The marsh is a character in its own right. Owens does a magnificent job describing it so that we feel we are there, seeing every plant, bird and insect along with Kya. Owens paints the surroundings just like Kya paints, with a fine brush intent on getting every detail right.
There are so many heartbreaking moments in this book. Kya just can’t understand why everyone leaves her. The murder mystery was very well done and I had no clue how it would play out. The suspense was killing me.
So, this is my first five star book of 2019. It has everything - beautiful writing, great characters and suspense. Highly recommend it!
Library Overdrive Audiobook... read by Cassandra Campbell ....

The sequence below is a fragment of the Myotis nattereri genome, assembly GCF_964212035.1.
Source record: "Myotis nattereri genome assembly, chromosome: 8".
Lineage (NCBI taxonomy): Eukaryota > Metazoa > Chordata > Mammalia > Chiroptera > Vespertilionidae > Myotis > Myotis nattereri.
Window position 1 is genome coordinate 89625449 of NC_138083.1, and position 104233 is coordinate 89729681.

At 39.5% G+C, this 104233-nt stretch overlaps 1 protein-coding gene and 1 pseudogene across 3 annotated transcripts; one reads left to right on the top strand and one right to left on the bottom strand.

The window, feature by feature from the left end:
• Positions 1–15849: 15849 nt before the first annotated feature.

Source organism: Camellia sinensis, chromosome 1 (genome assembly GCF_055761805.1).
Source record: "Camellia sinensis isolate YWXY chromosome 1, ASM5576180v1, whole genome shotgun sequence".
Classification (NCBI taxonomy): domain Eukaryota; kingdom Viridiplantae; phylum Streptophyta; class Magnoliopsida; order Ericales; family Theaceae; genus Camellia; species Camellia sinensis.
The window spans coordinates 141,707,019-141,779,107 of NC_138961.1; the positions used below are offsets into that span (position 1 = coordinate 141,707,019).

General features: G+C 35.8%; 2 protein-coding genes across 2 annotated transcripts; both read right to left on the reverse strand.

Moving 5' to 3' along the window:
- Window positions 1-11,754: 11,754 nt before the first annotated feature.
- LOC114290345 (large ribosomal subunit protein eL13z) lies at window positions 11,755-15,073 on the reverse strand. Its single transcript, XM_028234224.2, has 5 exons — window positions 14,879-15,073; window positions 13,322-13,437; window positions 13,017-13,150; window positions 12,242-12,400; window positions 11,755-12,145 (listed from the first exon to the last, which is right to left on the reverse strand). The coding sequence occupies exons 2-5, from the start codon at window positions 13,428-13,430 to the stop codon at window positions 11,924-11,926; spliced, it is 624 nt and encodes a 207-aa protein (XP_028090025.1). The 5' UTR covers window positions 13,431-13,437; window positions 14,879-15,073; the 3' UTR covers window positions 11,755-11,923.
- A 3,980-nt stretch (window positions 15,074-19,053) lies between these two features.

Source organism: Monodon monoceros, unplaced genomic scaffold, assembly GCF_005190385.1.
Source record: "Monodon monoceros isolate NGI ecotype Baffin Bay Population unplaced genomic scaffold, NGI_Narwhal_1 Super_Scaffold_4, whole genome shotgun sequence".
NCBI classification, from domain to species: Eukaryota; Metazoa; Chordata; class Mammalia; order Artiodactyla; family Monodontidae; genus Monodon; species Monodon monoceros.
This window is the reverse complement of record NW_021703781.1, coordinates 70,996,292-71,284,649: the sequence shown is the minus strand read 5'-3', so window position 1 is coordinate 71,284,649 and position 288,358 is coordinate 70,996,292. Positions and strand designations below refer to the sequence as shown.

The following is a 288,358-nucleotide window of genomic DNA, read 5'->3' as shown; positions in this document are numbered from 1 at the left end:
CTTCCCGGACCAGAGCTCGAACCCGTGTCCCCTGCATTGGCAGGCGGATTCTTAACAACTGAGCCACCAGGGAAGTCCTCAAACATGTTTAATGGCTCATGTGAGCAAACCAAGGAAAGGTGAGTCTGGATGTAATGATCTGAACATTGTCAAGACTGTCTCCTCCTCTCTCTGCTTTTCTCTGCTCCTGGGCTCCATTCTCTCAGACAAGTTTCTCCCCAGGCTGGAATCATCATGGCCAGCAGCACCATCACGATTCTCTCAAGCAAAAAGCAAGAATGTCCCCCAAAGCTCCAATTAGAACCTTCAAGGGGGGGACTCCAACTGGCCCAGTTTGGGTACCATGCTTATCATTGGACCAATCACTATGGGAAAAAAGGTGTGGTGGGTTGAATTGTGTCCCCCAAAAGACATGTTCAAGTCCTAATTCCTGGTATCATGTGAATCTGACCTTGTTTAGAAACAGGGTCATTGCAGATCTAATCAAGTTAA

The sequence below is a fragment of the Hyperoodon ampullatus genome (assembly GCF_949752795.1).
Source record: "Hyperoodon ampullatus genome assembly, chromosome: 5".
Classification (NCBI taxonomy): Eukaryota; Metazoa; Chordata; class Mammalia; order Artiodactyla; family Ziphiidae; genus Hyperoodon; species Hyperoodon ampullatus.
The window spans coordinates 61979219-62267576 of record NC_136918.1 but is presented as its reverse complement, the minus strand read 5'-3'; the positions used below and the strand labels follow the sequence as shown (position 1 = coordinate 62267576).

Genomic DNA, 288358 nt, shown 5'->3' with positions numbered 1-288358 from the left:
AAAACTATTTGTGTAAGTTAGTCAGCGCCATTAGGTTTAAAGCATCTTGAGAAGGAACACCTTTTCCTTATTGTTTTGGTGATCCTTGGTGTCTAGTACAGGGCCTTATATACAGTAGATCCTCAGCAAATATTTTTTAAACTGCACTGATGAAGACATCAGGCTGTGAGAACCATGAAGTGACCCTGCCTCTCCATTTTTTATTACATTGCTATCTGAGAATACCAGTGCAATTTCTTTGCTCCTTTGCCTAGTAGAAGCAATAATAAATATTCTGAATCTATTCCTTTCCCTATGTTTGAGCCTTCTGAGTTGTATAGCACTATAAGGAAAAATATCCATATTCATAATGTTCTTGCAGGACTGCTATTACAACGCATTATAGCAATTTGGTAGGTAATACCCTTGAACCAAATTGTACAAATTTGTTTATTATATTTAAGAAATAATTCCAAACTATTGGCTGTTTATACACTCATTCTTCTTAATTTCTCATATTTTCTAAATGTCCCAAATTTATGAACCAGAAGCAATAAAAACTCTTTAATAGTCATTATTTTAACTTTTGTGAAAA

Listening to this book was a ‘fantastic’ choice!!! I plan to buy the physical book, too. I want to re-read many of the sentences - see them in written book form...and own a book by Delia Owens. She’s a one-of-a-kind-author!!!
This book could easily become a modern classic!
The prose is so outstanding — gorgeous— that the smells and visuals of the wildlife — made me feel as if I was there too.
— a world with no walls— birds, nests, water, shells, mussels, grasses, trees, — — the *marshlands* - becomes a living character in this story.
Listening to this novel while being outside —surrounded by plants -birds - squirrels- trees- and water myself- added reminders of respect for the world around us....which those who spend time alone in nature know what I’m talking about: quiet transformative thoughts arise with the beauty of the ecosystems. Our human energy is tantalizingly free in ways it never is when indoors behind our computers and other technical devices.